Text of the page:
He pissed on the only oysters in the country, when the people ate nettles and scraps.

The only justice he saw was an early death by cirrhosis.

But, what is justice anyway?

A bullet to the head on Christmas day?

Or is it a century and a half spent locked away?

Is justice the sanitized violence of the state?

Or is it a mob with machetes?

Is it a mantra to make the boogeyman go away?

or a myth to comfort the victims of a meaningless world?

When words won’t make it better, bars and bullets do the trick.

Maybe the long shadow will pass.

The better world we’ve built will erase the darkest parts.

If we aren’t too traumatized to continue,

we might believe in that myth too.

Image result for nicu ceausescu

 

 

Fear is an Eurypterid

I wanted to write a poem dedicated to Eurypterids, the prehistoric predator also known as sea scorpions. 

Fear is an Eurypterid

by H. Bradford

12/16/17

Fear is an eurypterid.

It is the horror of claws and spindly limbs, coded into our DNA

It is epigenetic trauma that crawled out of the sea on the fins of fearful fish.

They turned terrestrial to escape it.

So now we shiver at the sight of spiders and scorpions.

The archetype of arachnophobia is inborn.

Our phobias are Paleozoic.

Our maladies never truly vanished from Mesozoic seas.

Fear is a package, delivered through time in the bodies of fish, frogs, and apes.

Fear is the eurypterid who hunted long ago,

and we’ve been haunted ever since.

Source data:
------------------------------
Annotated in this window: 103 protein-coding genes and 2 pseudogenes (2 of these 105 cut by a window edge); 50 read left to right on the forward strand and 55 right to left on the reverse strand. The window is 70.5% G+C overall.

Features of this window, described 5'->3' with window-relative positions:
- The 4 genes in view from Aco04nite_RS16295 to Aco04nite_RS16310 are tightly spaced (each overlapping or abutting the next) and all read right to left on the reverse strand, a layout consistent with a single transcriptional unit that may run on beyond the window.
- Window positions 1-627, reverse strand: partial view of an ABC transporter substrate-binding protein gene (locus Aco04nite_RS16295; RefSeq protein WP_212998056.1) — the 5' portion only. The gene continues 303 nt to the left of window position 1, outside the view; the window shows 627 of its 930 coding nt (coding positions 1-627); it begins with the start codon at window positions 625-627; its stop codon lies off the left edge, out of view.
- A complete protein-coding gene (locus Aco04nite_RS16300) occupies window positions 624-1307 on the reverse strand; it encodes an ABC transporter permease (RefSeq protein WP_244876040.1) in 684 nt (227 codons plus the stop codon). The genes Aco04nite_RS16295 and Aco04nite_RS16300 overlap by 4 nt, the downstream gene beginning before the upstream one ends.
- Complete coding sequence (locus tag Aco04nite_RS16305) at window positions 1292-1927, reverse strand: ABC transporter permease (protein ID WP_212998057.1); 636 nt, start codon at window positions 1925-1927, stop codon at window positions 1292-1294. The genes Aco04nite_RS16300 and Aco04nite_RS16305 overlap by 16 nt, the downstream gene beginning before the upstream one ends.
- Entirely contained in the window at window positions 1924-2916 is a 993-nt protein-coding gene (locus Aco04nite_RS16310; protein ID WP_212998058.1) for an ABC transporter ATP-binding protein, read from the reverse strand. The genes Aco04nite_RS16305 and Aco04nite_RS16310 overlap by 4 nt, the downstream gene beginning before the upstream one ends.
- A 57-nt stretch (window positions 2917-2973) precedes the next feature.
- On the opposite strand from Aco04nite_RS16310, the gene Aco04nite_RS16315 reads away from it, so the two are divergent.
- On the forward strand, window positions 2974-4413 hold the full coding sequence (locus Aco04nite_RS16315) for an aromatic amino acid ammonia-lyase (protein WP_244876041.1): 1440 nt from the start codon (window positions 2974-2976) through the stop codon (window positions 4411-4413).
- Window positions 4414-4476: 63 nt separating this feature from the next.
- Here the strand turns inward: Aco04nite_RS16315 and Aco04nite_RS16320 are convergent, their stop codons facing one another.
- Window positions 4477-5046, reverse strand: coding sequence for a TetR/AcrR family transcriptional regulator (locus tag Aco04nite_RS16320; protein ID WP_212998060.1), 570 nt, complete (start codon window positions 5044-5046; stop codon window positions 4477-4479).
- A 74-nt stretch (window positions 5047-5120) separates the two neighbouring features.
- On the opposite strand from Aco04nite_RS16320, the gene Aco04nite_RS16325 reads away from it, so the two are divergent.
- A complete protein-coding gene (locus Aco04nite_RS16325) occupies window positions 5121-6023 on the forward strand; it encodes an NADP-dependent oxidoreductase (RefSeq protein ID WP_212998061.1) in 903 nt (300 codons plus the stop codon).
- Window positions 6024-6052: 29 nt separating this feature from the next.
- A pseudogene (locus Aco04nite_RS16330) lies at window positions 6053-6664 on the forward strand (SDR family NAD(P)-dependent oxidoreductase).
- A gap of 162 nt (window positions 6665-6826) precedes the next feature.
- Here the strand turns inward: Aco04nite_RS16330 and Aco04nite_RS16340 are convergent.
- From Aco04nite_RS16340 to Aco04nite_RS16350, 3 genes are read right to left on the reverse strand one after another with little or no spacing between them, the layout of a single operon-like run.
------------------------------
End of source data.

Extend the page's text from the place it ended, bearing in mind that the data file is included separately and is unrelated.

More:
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A 1910 painting of eurypterids by Charles Knight

This Old House

This Old House

H. Bradford

9/13/17

Paint blood on the door.

They’re coming for you,

and your soul,

and your sins.

Howling for more than you can possibly give.

Prepare your confessions for the crimes that were his.

Take the lashing,

bow low your thick head.

Hold down the old house,

its your will

and their wind.

Give them some fat, give them some skin.

If it all falls apart,

no one will win.

https://fineartamerica.com/images/artworkimages/medium/1/that-very-old-house-murphy-elliott.jpg

“That Very Old House” art by Murphy Elliot

The Hollow Monument

The Hollow Monument

H. Badford

9/12/17

Every self is a hollow monument,

an ode to accomplishment, attachment, advancement, and the other virtues of civilization.

Behind each strong facade is fiber glass fillers and paper mache.

A hollow space to be filled with depression or distraction.

Together, we are a marble city,

made tidy by endless sweeping

and the tireless scouring of each surface,

until it all shines right and white.

Some sweepers and sculptors know it is all for show,

but without scripts and statues,

brooms and grooming,

What would we be?

What would we know?

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(A poem that I wrote while thinking about Turkmenistan, but also the social construction of the self/mechanisms of social control)

The Thinking Universe

The Thinking Universe

H. Bradford

9/12/17

I am the thinking universe.

I am its ego.

Its self doubt.

4.5 billion years of evolution to think the thoughts I thought today,

to write them down,